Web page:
They are farily easy to talk to this kind of stuff about as they are so youth orientated and they have so much experience with young people and all experiences - especially first times. Don't be nervious. I remember I walked into my headspace centre nervous as hell, skipping school without my mum knowing, went straight up to the front desk and said "I need to speak to someone" - I then met an intake officer, a social worker, my doctor, my psychologist, all within the next few days to weeks. 

 

Hope that helps a little! 

Re: advice on getting help?

@Lex - Thanks, and I know, I'm just really quite bad at making phonecalls lol... 

 

@bg_xx - Thanks very much, this helped a lot. Just about the Medicare card, online the forms are different for when you apply for a new card and when you're transferring from an existing card... so I'm just wondering if I need to bring my existing card (ie. temporarily steal my mum's card) in order to get a new one? 

Sorry if these all sound like petty questions, I just really don't like making phonecalls! 

Highlighted

Re: advice on getting help?

That's okay Smiley Happy nothing is a petty question!
I had my mums medicare card when I applied in the hope it would make things easier and it did... the lady scanned the card, asked who I was and for ID from me, I signed a piece of paper and she gave me a piece of paper with my own medicare number on it while I waited for my new card to come in the mail!

Re: advice on getting help?

Awesome, thanks very much!

Re: advice on getting help?

Hey graphiqual,

I think you're doing an awesome job of making the effort to go out and help yourself. It's clearly not easy for you and I think it's great.

Seems like you may have the medicare situation on track? Maybe once you go into an office and talk to someone you can find out exactly what you need and what you need to do, then you can go home and sort it all out.

Seeing as you have seen your psych before I know that health professionals are usually generally soooo understanding if you mention that you're financially strained and can't afford it. They have always instantly said they will BB and I have never had to directly ask for it. But if you send an e-mail I believe that would be your best bet. That way you won't be freaking out about it before you go in.

And with the experience that bg_xx had I think headspace would be an appropriate place to start looking for a GP.

All the best.

Re: advice on getting help?

Thanks for all the advice.

I've just found out (from digging up old invoices and looking in my mum's email) that last time it used to cost my parents $50 a session, even with the mental health plan. I really can't affort that... So I don't know what I should do. Should I still ask her about it? I know I have other options, I can go to the counselling service at my uni, or I can go to headspace, but unless I have no other choice I'd really rather go back to someone I've already worked with in the past.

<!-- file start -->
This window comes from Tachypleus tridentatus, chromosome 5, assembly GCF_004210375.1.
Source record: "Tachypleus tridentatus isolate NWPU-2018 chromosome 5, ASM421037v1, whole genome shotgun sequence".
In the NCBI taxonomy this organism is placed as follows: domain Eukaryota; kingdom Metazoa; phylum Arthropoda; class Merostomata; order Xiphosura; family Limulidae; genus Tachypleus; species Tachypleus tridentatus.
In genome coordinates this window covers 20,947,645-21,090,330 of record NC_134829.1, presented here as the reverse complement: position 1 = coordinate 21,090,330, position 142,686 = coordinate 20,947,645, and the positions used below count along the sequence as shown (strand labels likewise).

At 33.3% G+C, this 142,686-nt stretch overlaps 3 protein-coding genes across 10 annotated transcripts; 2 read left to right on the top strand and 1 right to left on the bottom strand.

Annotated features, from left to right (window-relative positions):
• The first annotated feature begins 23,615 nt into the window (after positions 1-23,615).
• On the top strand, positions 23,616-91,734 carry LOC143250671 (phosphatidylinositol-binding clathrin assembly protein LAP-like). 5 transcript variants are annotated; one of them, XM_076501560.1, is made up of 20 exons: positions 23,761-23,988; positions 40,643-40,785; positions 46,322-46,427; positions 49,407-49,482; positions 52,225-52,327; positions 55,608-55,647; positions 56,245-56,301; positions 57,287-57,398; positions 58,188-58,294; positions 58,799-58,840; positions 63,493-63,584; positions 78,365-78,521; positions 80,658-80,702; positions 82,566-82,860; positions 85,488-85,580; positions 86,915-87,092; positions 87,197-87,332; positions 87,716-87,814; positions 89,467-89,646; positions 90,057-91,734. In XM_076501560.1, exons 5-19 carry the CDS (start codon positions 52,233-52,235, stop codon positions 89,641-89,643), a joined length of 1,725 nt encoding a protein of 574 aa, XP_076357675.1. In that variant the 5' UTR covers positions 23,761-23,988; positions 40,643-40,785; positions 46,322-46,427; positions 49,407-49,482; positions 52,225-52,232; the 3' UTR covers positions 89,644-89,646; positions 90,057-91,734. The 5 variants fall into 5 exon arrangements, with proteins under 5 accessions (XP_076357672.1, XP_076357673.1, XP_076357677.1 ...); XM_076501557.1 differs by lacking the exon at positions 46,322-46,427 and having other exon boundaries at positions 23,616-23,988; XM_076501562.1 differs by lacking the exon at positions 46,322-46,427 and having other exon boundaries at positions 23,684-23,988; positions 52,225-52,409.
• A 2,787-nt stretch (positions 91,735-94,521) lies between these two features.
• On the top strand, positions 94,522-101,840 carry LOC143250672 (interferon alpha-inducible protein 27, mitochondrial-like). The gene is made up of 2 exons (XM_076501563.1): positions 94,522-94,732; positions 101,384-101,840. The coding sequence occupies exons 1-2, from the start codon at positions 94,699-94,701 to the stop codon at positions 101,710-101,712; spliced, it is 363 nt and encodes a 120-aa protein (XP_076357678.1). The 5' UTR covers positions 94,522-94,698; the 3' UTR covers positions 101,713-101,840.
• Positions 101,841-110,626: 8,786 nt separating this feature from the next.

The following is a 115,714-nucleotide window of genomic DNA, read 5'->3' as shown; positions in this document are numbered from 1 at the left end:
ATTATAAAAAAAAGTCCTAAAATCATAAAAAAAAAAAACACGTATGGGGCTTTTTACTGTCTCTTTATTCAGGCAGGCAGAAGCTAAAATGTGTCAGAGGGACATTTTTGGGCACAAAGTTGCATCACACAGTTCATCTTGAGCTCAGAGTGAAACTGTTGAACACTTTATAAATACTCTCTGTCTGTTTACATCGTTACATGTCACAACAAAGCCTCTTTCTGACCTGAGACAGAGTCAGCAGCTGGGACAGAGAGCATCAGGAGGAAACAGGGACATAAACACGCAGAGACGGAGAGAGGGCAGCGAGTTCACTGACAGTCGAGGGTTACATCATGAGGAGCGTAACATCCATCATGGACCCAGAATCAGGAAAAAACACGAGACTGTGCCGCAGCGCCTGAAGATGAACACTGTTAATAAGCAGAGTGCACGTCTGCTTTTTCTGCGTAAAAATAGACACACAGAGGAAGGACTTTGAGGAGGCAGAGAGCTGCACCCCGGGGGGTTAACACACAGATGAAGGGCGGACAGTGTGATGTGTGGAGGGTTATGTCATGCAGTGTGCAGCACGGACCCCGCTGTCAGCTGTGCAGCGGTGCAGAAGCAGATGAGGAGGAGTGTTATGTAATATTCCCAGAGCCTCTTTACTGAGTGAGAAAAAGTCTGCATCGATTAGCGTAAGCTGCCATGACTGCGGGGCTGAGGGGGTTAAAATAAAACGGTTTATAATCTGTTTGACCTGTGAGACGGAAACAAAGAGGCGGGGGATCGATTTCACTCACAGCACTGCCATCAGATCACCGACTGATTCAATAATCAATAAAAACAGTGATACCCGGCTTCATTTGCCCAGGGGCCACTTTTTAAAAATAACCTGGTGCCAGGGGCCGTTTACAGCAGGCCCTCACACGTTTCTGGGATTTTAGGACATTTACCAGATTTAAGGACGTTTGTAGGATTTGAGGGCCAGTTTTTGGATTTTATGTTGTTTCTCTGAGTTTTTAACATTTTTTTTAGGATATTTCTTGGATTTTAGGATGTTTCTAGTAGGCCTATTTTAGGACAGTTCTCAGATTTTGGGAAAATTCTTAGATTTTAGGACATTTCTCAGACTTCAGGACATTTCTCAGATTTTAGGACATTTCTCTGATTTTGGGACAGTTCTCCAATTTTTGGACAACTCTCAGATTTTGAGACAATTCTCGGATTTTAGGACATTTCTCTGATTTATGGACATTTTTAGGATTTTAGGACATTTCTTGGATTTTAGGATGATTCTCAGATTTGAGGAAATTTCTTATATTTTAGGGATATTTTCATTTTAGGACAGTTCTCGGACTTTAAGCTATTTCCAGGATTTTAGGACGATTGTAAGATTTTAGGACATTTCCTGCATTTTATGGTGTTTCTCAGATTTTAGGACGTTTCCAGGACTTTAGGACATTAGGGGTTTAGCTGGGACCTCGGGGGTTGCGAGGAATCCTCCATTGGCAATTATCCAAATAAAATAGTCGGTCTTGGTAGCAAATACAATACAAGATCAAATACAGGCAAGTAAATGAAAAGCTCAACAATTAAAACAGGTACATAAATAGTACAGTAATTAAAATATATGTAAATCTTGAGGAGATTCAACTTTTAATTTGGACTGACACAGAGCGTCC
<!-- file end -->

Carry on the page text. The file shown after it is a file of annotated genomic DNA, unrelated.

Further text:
Re: advice on getting help?

I had a deal with my psych that I would pay what I could afford. It's just that you have to ask, which is always so awkward. It's worth it though. Last year when I wanted to do something about my sleep apnea, I made an appointment with a specialist and at the end of the appointment blurted out that I didn't earn very much. He was brilliant and put the whole thing through the public health system with bulk billing, and didn't make me feel uncomfortable for not being able to afford his services. I loved that doctor, he was so proud of me for implementing the changes he suggested.

Re: advice on getting help?


@graphiqual wrote:
Thanks for all the advice.

I've just found out (from digging up old invoices and looking in my mum's email) that last time it used to cost my parents $50 a session, even with the mental health plan. I really can't affort that... So I don't know what I should do. Should I still ask her about it? I know I have other options, I can go to the counselling service at my uni, or I can go to headspace, but unless I have no other choice I'd really rather go back to someone I've already worked with in the past.

Of course you should still ask her.  If she says no, then you haven't lost anything (and I'm pretty sure she won't).  People are really genuiniely want to help you out.  And if this is something she can offer you then great, if not that's when you can try out one of the other avenues.